Every so often in my job, I am on the receiving end of an emotional haymaker. A punch so powerful it reminds me that the political world isn’t nearly as important as we pretend it is.
One of those moments occurred last week, when I met a group of Louisville students who were visiting Washington. They attend Nativity Academy, a private middle school in eastern downtown Louisville that educates vulnerable kids from our community.
I met the group of about two dozen students on the steps of the Capitol. They were all minority young people with great attitudes and abundant curiosity. During our question-and-answer session, one student asked me what I would change about Louisville if I could change one thing. After a brief thought, I said I would end the gun violence that has dramatically escalated in Louisville over the past two years.
Then one of the chaperones asked the group, “How many of you have lost a family member or someone close to you to gun violence.” Every kid but two raised their hands.
Every kid but two!
One of the students said that he had lost his girlfriend.
Almost every day another member of our community is lost to guns. Unfortunately, many of us barely notice, unless it’s a total innocent like Dequante Hobbs Jr., the 7-year-old boy who was killed by a stray bullet while eating cake at his dining room table.
But when you stare at the reality of an entire class of children who have experienced these tragedies, you have to question the sanity of our society.
Which regretfully brings me to President Trump.
Like many Americans, I have tried to use humor to cope with the ten-ring circus that is the Trump Administration. In fact, I regularly begin speaking engagements by saying that I now know the real reason Ringling Bros. and Barnum & Bailey Circus has given up the circus business: It couldn’t compete with Washington.
I mention that there is an epidemic of sore necks in the country because we are all constantly shaking our heads in bewilderment at the Trump dumpster fire.
But it’s not funny anymore.
It’s not funny because we have an emotionally-unstable president with the attention span of a toddler and a lack of understanding of his job or the basics of American government. We have a president who disrespects not only the people he serves — especially the Americans who voted for him — but the people who serve him. We have a president who doesn’t read, but who can say, without realizing how absurd he sounds, that he had learned everything about healthcare in a couple weeks, and that he knows more about the military than the generals.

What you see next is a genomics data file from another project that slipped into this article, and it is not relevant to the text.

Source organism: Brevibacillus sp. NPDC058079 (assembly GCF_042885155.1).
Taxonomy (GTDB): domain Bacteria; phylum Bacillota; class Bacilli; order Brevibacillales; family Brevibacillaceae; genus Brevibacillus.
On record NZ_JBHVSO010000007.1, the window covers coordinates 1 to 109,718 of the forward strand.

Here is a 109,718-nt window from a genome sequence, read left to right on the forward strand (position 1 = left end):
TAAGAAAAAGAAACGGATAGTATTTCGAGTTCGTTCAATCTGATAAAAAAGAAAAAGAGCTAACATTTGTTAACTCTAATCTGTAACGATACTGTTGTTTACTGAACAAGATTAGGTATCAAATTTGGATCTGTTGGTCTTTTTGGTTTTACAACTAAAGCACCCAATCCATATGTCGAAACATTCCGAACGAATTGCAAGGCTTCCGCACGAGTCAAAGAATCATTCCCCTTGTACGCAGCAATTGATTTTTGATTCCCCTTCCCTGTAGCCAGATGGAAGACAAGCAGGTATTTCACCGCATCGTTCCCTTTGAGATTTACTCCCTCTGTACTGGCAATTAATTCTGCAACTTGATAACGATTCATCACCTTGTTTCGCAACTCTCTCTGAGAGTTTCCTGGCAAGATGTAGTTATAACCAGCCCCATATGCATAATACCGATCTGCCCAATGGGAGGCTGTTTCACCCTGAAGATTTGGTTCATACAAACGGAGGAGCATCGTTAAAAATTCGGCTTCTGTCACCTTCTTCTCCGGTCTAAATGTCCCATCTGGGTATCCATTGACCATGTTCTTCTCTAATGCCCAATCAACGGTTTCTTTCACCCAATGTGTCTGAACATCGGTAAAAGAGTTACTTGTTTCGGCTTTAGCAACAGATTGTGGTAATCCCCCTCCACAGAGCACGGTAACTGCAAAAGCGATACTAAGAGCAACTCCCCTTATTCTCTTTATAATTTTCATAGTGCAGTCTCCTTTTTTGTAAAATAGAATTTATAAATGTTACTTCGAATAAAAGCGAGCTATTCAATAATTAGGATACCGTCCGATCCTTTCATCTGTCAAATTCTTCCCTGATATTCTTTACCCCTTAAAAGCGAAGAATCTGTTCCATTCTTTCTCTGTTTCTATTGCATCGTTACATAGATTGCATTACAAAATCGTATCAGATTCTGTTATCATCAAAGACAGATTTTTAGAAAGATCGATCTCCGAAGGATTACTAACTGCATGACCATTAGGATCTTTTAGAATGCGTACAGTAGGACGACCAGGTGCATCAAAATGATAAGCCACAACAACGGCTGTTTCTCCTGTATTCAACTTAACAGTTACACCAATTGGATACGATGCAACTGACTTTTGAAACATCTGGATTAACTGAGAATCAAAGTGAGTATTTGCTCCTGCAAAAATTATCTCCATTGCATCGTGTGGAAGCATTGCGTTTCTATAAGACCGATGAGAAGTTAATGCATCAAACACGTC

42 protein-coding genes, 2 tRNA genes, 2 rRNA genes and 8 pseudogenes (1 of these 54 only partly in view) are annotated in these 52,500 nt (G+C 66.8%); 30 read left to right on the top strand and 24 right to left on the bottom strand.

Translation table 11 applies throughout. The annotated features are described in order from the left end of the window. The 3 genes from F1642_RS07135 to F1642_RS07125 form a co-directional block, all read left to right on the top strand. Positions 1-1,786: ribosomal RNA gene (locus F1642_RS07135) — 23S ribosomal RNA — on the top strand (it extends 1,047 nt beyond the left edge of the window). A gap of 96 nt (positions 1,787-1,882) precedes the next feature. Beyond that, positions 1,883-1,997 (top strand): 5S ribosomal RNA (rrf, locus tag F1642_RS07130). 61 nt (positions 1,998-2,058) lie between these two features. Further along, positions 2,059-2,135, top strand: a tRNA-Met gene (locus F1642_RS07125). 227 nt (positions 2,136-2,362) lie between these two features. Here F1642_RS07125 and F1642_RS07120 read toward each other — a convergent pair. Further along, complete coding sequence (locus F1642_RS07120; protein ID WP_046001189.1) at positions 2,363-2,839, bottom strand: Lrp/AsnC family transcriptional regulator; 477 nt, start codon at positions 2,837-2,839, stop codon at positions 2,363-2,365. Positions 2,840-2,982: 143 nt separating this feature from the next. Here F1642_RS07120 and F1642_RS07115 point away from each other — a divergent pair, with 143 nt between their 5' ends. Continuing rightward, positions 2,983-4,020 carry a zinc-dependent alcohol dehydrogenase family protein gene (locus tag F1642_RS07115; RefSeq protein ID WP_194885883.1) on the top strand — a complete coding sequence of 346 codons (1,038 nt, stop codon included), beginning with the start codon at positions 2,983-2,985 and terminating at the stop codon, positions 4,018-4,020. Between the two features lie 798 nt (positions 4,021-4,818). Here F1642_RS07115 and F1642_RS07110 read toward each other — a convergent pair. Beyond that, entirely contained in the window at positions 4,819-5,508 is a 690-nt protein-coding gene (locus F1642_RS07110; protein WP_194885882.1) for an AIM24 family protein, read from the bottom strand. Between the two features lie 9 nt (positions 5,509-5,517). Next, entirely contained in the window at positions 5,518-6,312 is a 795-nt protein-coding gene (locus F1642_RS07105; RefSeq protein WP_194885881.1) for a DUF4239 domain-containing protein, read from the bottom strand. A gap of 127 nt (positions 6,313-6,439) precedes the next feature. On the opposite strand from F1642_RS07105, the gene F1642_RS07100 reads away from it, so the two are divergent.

It’s not funny because he changes his mind and his stories without even realizing he is doing it. He is not a president on whom anyone can depend, because he is like a compass at the North Pole, searching hopelessly for a magnetic field to draw him in the right direction. A recent poll of Germans indicated that less than a quarter of their citizens consider the United States a “reliable ally.” That’s down from 60 percent last year.
It’s not funny because we have a president, as described by conservative columnist David Brooks, whose thoughts are like “six fireflies beeping randomly in a jar.” We have a president who is only interested in the applause and has no idea what to do when the clapping stops.
It’s not funny because this country has real challenges that are not being addressed, including how to prevent 14-year-olds from having their girlfriends shot dead.
Whether it’s healthcare, education, transportation, energy, housing, national security, veterans, immigration, criminal justice, the opioid epidemic, or probably more important than all of them, climate change, we are paralyzed in Congress and Washington because of the all-consuming reality show that is Trump.
Yes, I am a partisan Democrat. Yes, I voted for Hillary Clinton.
But I, like most people, am an American first, and I am truly fearful about what Donald Trump is doing to our Democracy.
It is profoundly significant that virtually every national columnist, from the most liberal to the most conservative, has written the same column. And now I have written it too.
I understand that many Trump supporters have not given up on him yet, and I respect that. But our system of government is in grave danger, and the rest of us have a moral responsibility to resist with as much energy and passion as we can muster. •
John Yarmuth, founder of LEO, has represented Kentucky’s 3rd Congressional District since 2007.